‘The Haunting of Exham Priory‘, the play that I’ve been working on with Rumpus Theatre Company finally opened on Tuesday of this week. After so much work it was a real thrill to see it all come together. Although I’d been there for the first rehearsals, I hadn’t seen the dress rehearsals so I was seeing it come together for the first time, just like the rest of the audience.
I’d like to think Lovecraft would have been pleased with what we did, and I’m glad I’ve had the opportunity to cling to his coattails with my cold, cadaverous grasp.
I sat on the back row for the first show, just so I could more easily take in the audience’s reactions. I was pleased to see the light-hearted moments get laughs and the twist in the final scene receive a ripple of shocked muttering, just as I’d hoped. Interestingly though, some parts that I thought would get big laughs just got a murmur, while lines I considered throw-away gags got a big reaction. I sometimes suffer a similar problem with Baby001 – some episodes that I think are the wittiest receive the fewest likes, while the ones I am least happy with get plenty of comments and shares. Talking to the director afterwards, he observed that you never know where and when an audience will laugh at a script, and it’ll vary from performance to performance. I’ll be seeing the show again later in the run, and I’ll be intrigued to see how the response varies again. But for now, I have released it to prosper on its own, like a Night Gaunt flitting away into the dark.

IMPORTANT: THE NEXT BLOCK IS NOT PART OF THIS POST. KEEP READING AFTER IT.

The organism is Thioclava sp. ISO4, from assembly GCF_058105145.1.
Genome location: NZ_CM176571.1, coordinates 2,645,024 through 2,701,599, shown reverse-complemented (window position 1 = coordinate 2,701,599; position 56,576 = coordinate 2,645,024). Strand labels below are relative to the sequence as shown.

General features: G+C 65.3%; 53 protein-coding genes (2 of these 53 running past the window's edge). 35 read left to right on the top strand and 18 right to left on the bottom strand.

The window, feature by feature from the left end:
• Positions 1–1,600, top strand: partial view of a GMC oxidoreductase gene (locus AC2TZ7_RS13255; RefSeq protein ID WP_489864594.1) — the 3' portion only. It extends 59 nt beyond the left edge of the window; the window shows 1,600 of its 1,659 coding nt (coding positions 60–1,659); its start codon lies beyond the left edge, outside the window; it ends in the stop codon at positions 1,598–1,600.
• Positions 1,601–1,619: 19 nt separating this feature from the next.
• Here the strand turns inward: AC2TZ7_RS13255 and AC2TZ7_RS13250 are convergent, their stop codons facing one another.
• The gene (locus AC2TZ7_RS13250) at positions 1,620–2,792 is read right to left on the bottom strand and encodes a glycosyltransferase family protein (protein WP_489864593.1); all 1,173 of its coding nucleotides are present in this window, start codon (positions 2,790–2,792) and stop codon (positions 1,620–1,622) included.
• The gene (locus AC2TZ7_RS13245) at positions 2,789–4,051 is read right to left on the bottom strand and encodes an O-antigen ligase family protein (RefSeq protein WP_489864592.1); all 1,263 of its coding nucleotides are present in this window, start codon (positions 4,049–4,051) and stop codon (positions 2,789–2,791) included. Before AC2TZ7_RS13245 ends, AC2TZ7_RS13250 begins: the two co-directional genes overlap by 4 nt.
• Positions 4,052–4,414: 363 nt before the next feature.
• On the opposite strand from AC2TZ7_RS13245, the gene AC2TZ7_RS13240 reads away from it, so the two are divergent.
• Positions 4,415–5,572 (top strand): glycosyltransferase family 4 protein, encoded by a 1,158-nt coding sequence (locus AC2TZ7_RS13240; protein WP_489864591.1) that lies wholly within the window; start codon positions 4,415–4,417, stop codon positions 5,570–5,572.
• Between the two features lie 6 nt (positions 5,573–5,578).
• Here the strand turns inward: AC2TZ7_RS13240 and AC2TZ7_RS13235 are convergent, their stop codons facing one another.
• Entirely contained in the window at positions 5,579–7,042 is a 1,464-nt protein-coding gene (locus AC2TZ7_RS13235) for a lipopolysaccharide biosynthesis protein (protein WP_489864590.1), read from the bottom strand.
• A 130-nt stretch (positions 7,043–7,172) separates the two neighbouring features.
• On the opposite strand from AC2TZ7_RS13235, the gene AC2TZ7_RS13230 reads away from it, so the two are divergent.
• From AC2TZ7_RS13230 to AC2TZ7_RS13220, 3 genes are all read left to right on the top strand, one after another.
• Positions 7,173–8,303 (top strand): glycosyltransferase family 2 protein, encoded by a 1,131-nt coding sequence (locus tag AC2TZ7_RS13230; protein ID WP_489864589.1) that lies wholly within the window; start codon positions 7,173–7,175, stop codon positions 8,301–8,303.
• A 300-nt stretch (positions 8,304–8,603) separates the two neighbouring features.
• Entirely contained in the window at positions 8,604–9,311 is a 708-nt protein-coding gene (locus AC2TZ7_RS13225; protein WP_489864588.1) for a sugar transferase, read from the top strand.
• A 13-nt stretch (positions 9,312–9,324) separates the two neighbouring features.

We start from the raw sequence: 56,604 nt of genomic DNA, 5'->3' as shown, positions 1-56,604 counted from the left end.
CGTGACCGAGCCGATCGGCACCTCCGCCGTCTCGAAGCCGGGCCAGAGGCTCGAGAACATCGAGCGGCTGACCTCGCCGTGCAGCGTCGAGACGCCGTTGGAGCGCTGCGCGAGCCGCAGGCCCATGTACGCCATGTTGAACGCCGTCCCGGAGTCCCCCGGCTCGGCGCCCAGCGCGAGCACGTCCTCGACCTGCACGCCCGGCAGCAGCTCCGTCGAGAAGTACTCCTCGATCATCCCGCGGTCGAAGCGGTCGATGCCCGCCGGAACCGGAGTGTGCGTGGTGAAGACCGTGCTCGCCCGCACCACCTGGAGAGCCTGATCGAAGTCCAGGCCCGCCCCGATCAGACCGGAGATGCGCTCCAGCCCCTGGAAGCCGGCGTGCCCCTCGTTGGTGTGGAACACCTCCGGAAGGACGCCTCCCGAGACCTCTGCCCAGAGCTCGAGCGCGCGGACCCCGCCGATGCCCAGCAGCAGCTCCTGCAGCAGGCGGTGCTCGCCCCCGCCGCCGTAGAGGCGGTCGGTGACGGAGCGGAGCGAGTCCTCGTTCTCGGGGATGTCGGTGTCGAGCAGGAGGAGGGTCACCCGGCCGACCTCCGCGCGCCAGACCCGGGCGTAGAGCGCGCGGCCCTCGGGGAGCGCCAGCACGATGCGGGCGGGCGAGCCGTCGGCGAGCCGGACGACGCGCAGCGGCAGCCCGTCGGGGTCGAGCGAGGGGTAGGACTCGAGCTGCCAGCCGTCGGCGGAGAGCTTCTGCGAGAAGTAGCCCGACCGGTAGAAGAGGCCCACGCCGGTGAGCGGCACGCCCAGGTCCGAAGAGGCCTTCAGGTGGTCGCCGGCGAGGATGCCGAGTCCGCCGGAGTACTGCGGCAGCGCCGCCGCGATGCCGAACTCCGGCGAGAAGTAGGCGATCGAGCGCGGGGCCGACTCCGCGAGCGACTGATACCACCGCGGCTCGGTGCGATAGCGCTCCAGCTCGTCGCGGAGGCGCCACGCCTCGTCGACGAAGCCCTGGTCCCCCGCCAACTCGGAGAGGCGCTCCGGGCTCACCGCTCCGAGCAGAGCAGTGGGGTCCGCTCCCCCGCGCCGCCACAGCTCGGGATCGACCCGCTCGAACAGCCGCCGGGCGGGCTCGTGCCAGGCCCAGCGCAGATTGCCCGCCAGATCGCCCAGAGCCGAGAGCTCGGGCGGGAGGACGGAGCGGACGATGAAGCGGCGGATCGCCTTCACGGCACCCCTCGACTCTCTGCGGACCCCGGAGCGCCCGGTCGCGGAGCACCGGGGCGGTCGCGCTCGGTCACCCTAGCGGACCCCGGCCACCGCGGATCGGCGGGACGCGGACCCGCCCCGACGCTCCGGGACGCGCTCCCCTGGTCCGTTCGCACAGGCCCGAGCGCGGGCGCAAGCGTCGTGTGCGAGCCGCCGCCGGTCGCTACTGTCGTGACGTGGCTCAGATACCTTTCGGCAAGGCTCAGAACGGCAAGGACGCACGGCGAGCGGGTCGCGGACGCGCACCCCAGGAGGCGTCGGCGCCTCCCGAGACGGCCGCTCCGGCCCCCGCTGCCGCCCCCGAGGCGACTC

So, to reiterate, I was 100% pleased with how everything turned out on opening night. I was also pleased to be vindicated regarding my concerns over a certain aspect of Lovecraft mythos!
In the original text for ‘The Rats in the Walls’, Nyarlathotep receives a description that is very similar to the description normally reserved for Azathoth, an entirely different deity in the Lovecraft pantheon. This is literally the only time – to my knowledge – that Nyarlathotep is described this way in the canon. So I was left with a choice; preserve the original description and risk some Lovecraft fans believing I’d made a mistake, or change the description which otherwise fits beautifully with the story?
I mused aloud to my wife about this as I was writing. “What? No-one will notice that!” she said after I explained the problem. I wasn’t so certain but decide to preserve the unusual description of Nyarlathotep.
Sure enough, post play, one of the first questions I was asked by a fan was whether I’d got Azathoth and Nyarlathotep confused. I laughed and tried to explain the issue, but it’s not so easy to convey in a busy theatre lobby.
Damned if you do and damned if you don’t. I think Lovecraft would be pleased with that, too.